Infiniti Exploring Canadian Assembly Plant

Derek Kreindler
by Derek Kreindler

It’s no secret that Infiniti is looking to diversify its manufacturing footprint. As part of a broader Nissan strategy to localize production and escape the yoke of yen fluctuations, Infiniti will soon be setting up shop in China and at Nissan’s Sunderland facility in the UK. Next on the list is another North American site.

Right now, the Infiniti JX is the lone Infniti product built outside Japan, but that will have to change under Nissan’s new strategy. Infiniti President Johan de Nysschen told the Wall Street Journal that in addition to the United States and Mexico, Canada is also an option for the new plant.

Calling Canada a “compelling alternative”, de Nysschen said

“Canada also has the potential now with free-trade agreements and discussions to be a very viable source of production exports to Europe,”

Canadian Industry Minister Christian Paradis is expected to meet with de Nysschen in Hong Kong this week. A new factory is expected to cost around $2 billion, or about half of what expansion would cost at an existing facility, and would add 2,000 direct jobs. Some government investment would likely be provided in exchange for the plant. Toyota received $34 million from both the Ontario and Canadian federal governments to re-tool an existing plant to produce Lexus SUVs, and that sum was on the very low end of the scale for auto plant investment.

However, Canada offers some advantages compared to the other jurisdictions, namely a looming free trade agreement with the European Union. This arrangement has been cited in the past as a compelling reason for Audi to build Q3s and other vehicles in Mexico, especially those small premium crossovers, which are in demand on the continent.

Derek Kreindler
Derek Kreindler

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  • Danio3834 Danio3834 on Apr 15, 2013

    “Canada also has the potential now with free-trade agreements and discussions to be a very viable source of production exports to Europe,” This is an interesting angle that really hasn't been discussed very much. The advantage however may only exist for a short time if the US moves forward with a European FTA as well. At that point, Nissan would probably be more comfortable expanding their operations in the US South.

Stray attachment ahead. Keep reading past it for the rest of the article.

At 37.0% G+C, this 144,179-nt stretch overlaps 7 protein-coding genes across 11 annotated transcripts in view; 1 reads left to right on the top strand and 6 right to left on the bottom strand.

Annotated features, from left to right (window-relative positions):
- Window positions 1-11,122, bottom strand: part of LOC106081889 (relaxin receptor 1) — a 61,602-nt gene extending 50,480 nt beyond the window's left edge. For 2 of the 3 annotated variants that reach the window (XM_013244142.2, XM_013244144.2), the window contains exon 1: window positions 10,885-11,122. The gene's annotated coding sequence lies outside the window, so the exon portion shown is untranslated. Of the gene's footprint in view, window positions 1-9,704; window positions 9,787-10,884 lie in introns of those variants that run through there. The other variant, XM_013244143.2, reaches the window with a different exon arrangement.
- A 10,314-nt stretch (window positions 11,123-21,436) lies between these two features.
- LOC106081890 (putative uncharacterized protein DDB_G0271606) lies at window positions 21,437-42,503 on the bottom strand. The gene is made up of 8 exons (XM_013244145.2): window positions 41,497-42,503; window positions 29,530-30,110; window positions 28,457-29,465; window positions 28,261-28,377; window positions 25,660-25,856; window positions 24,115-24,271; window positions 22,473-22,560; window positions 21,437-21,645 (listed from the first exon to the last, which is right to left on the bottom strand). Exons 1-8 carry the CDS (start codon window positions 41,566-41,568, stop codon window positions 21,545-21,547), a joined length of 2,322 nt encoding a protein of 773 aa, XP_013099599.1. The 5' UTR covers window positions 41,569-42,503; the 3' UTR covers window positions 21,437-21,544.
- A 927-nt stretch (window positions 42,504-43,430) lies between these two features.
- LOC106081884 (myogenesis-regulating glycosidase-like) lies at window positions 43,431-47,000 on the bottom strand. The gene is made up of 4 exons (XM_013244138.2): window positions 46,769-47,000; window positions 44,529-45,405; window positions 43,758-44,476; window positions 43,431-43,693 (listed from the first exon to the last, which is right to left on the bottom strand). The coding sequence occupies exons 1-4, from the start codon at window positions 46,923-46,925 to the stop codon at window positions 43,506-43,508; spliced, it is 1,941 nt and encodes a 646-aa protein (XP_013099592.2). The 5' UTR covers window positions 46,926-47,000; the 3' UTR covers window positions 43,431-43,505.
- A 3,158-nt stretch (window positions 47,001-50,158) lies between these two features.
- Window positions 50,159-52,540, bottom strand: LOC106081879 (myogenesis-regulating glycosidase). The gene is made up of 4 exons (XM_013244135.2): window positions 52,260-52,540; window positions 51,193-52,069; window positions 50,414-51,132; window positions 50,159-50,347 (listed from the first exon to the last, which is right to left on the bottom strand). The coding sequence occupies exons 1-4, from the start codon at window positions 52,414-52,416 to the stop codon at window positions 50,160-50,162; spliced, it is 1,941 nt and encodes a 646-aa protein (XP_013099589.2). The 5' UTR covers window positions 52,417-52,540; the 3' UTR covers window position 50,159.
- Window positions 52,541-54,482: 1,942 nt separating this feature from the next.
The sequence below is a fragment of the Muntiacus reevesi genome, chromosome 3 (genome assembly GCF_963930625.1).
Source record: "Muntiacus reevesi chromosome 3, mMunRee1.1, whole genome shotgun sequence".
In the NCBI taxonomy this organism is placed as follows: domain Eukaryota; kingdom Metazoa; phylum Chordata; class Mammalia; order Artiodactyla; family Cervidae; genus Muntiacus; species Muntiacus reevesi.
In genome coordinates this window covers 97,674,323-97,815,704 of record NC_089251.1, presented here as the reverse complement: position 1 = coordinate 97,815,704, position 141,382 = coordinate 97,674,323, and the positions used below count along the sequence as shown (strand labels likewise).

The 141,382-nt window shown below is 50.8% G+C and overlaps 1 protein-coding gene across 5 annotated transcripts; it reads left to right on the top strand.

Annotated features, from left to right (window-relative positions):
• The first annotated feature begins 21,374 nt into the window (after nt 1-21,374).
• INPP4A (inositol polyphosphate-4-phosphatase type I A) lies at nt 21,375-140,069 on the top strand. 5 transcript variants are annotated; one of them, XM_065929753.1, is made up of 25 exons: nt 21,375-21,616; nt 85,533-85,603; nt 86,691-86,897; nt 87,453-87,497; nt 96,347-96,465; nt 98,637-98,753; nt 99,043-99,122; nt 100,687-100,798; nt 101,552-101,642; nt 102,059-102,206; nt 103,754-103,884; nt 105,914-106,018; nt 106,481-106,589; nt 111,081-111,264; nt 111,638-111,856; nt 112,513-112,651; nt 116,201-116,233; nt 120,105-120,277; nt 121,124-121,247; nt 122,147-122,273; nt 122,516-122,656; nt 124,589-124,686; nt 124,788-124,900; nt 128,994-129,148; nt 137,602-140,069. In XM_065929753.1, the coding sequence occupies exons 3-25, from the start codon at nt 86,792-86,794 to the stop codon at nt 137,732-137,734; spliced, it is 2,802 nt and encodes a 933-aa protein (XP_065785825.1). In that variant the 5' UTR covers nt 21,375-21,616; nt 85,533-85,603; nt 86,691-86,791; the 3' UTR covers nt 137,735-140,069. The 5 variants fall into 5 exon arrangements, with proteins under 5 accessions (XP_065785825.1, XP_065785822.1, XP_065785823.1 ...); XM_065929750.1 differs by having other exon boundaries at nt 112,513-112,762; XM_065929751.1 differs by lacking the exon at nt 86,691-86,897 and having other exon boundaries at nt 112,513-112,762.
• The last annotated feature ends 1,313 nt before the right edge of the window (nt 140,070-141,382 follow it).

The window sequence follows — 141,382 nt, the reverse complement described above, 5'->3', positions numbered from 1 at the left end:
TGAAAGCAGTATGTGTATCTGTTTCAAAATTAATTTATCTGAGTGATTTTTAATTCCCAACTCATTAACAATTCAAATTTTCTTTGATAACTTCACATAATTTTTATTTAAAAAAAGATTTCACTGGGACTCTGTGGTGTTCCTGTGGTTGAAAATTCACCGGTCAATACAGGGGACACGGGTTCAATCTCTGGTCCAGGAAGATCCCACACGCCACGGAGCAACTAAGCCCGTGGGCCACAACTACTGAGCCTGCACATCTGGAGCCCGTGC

• Cammy Corrigan Cammy Corrigan on Apr 15, 2013

    According to the Wall Street Journal, someone in Yokohama has a different take. "Yet a Nissan representative in Yokohama, Japan, where the company is based, cautioned that a Canadian location might not be considered. "I have no expectations that we plan to produce or assemble in Canada at this time," the representative said." My money's on Mexico... Source:

  • Lorenzo Lorenzo on Apr 15, 2013

    A Canadian plant might be cheaper than $2 billion if one of the GM or Ford plants becomes available. There's still the problem of the exchange rate, if the bulk of production is sold in the US. A silver lining to the Great Recession and quantitative easing is that the dollar is cheaper and American labor costs are more competitive. If the US-Euroland FTA talks include Canada and Mexico as part of NAFTA, Mexico would be in play too.

    • Danio3834 Danio3834 on Apr 15, 2013

      Canada and Mexico already have separate Euro FTAs in place. So if they build a plant in the NAFTA region for the purpose of exporting to Europe, I would expect them to head to Mexico first. Besides, Mexico is already home to some Nissan manufacturing operations, where Canada has none.

  • Easton Easton on Apr 15, 2013

    Hate to say it, but I think labour costs will kill that plan's potential.